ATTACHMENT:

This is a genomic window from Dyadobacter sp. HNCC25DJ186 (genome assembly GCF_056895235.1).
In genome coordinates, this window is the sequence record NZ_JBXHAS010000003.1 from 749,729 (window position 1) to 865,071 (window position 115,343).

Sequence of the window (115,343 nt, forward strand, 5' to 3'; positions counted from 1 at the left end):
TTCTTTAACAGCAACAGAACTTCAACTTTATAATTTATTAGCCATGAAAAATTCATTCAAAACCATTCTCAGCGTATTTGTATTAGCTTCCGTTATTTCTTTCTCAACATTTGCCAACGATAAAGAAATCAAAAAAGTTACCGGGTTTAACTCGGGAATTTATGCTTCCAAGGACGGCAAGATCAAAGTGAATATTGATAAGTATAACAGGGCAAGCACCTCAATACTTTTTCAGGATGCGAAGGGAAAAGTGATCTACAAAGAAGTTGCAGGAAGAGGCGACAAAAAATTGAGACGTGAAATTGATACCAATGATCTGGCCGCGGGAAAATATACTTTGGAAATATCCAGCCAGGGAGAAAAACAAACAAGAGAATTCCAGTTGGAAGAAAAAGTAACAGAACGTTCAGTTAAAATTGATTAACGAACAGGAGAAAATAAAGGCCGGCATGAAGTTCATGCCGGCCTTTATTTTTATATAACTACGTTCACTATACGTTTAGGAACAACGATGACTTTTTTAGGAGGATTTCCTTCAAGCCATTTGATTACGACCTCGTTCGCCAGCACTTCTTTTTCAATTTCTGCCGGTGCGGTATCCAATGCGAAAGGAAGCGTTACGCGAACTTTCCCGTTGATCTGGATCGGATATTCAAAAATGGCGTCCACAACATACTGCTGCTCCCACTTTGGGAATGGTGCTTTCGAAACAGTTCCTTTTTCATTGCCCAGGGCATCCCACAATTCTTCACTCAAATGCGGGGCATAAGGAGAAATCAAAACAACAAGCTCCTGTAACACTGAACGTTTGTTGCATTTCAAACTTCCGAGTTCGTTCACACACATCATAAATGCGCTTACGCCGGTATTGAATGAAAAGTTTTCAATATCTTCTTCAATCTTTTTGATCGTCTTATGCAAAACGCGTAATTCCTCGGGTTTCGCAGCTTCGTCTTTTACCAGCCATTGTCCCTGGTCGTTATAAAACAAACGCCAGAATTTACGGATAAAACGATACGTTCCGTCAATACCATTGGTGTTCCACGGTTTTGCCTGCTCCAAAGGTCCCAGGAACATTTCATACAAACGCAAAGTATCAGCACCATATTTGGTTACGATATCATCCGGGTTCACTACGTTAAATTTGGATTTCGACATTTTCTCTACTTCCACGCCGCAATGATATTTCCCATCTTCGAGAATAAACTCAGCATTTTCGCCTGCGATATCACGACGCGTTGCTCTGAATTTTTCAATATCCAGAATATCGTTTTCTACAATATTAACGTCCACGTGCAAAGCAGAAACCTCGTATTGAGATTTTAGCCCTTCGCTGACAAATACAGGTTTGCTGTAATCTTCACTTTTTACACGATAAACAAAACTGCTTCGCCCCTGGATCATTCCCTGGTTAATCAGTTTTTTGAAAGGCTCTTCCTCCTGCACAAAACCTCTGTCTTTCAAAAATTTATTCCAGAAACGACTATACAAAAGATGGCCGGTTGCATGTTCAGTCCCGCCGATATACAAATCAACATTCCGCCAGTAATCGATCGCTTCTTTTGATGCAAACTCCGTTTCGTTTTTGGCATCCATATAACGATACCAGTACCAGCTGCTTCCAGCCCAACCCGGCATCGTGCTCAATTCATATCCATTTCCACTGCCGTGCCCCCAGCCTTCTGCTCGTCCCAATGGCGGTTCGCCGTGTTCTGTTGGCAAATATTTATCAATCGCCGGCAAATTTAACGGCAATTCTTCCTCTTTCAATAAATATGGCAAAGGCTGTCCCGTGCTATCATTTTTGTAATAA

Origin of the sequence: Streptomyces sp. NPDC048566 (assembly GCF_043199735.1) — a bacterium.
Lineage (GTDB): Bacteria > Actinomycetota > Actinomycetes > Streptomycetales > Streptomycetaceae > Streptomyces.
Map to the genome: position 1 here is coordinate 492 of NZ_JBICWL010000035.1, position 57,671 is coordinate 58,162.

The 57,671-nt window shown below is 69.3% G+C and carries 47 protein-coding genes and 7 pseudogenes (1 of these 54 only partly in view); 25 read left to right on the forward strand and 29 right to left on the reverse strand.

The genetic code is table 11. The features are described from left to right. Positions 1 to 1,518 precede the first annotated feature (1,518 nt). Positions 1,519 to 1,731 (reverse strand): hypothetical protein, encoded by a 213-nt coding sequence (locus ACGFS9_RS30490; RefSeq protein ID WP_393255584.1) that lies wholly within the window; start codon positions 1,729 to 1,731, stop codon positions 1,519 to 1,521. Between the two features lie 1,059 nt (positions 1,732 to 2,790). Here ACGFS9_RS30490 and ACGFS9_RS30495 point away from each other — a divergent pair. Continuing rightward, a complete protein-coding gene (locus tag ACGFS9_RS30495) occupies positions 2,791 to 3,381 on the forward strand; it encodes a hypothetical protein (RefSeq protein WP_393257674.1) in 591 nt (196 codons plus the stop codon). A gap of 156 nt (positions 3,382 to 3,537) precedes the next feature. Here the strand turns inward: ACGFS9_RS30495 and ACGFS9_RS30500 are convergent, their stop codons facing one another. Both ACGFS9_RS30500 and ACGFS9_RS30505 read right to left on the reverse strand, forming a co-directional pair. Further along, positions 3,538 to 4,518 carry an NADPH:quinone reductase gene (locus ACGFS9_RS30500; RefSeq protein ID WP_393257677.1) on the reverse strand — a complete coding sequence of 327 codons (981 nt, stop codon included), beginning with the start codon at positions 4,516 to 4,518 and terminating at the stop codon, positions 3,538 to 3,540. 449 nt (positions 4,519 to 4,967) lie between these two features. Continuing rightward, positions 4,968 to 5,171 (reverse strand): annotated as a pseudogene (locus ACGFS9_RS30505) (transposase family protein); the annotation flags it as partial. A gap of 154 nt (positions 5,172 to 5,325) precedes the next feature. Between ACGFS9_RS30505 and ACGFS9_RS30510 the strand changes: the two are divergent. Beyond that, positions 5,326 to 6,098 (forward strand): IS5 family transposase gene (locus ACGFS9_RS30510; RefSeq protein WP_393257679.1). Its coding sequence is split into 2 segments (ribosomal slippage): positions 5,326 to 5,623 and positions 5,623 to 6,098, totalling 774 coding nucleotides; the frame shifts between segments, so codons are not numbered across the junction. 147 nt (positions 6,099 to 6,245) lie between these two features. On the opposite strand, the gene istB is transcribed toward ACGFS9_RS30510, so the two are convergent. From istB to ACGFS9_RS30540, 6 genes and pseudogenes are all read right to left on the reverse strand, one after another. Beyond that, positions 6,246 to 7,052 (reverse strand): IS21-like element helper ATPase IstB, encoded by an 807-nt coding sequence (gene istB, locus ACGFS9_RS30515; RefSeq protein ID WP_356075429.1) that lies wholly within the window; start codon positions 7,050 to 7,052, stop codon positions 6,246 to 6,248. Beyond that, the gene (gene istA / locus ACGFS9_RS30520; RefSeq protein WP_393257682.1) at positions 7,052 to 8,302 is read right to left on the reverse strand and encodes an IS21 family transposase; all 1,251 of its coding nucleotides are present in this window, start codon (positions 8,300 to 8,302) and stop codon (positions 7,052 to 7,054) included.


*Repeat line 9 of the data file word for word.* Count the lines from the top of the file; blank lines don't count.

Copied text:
The genetic code is table 11. The features are described from left to right. Positions 1 to 1,518 precede the first annotated feature (1,518 nt). Positions 1,519 to 1,731 (reverse strand): hypothetical protein, encoded by a 213-nt coding sequence (locus ACGFS9_RS30490; RefSeq protein ID WP_393255584.1) that lies wholly within the window; start codon positions 1,729 to 1,731, stop codon positions 1,519 to 1,521. Between the two features lie 1,059 nt (positions 1,732 to 2,790). Here ACGFS9_RS30490 and ACGFS9_RS30495 point away from each other — a divergent pair. Continuing rightward, a complete protein-coding gene (locus tag ACGFS9_RS30495) occupies positions 2,791 to 3,381 on the forward strand; it encodes a hypothetical protein (RefSeq protein WP_393257674.1) in 591 nt (196 codons plus the stop codon). A gap of 156 nt (positions 3,382 to 3,537) precedes the next feature. Here the strand turns inward: ACGFS9_RS30495 and ACGFS9_RS30500 are convergent, their stop codons facing one another. Both ACGFS9_RS30500 and ACGFS9_RS30505 read right to left on the reverse strand, forming a co-directional pair. Further along, positions 3,538 to 4,518 carry an NADPH:quinone reductase gene (locus ACGFS9_RS30500; RefSeq protein ID WP_393257677.1) on the reverse strand — a complete coding sequence of 327 codons (981 nt, stop codon included), beginning with the start codon at positions 4,516 to 4,518 and terminating at the stop codon, positions 3,538 to 3,540. 449 nt (positions 4,519 to 4,967) lie between these two features. Continuing rightward, positions 4,968 to 5,171 (reverse strand): annotated as a pseudogene (locus ACGFS9_RS30505) (transposase family protein); the annotation flags it as partial. A gap of 154 nt (positions 5,172 to 5,325) precedes the next feature. Between ACGFS9_RS30505 and ACGFS9_RS30510 the strand changes: the two are divergent. Beyond that, positions 5,326 to 6,098 (forward strand): IS5 family transposase gene (locus ACGFS9_RS30510; RefSeq protein WP_393257679.1). Its coding sequence is split into 2 segments (ribosomal slippage): positions 5,326 to 5,623 and positions 5,623 to 6,098, totalling 774 coding nucleotides; the frame shifts between segments, so codons are not numbered across the junction. 147 nt (positions 6,099 to 6,245) lie between these two features. On the opposite strand, the gene istB is transcribed toward ACGFS9_RS30510, so the two are convergent. From istB to ACGFS9_RS30540, 6 genes and pseudogenes are all read right to left on the reverse strand, one after another. Beyond that, positions 6,246 to 7,052 (reverse strand): IS21-like element helper ATPase IstB, encoded by an 807-nt coding sequence (gene istB, locus ACGFS9_RS30515; RefSeq protein ID WP_356075429.1) that lies wholly within the window; start codon positions 7,050 to 7,052, stop codon positions 6,246 to 6,248. Beyond that, the gene (gene istA / locus ACGFS9_RS30520; RefSeq protein WP_393257682.1) at positions 7,052 to 8,302 is read right to left on the reverse strand and encodes an IS21 family transposase; all 1,251 of its coding nucleotides are present in this window, start codon (positions 8,300 to 8,302) and stop codon (positions 7,052 to 7,054) included.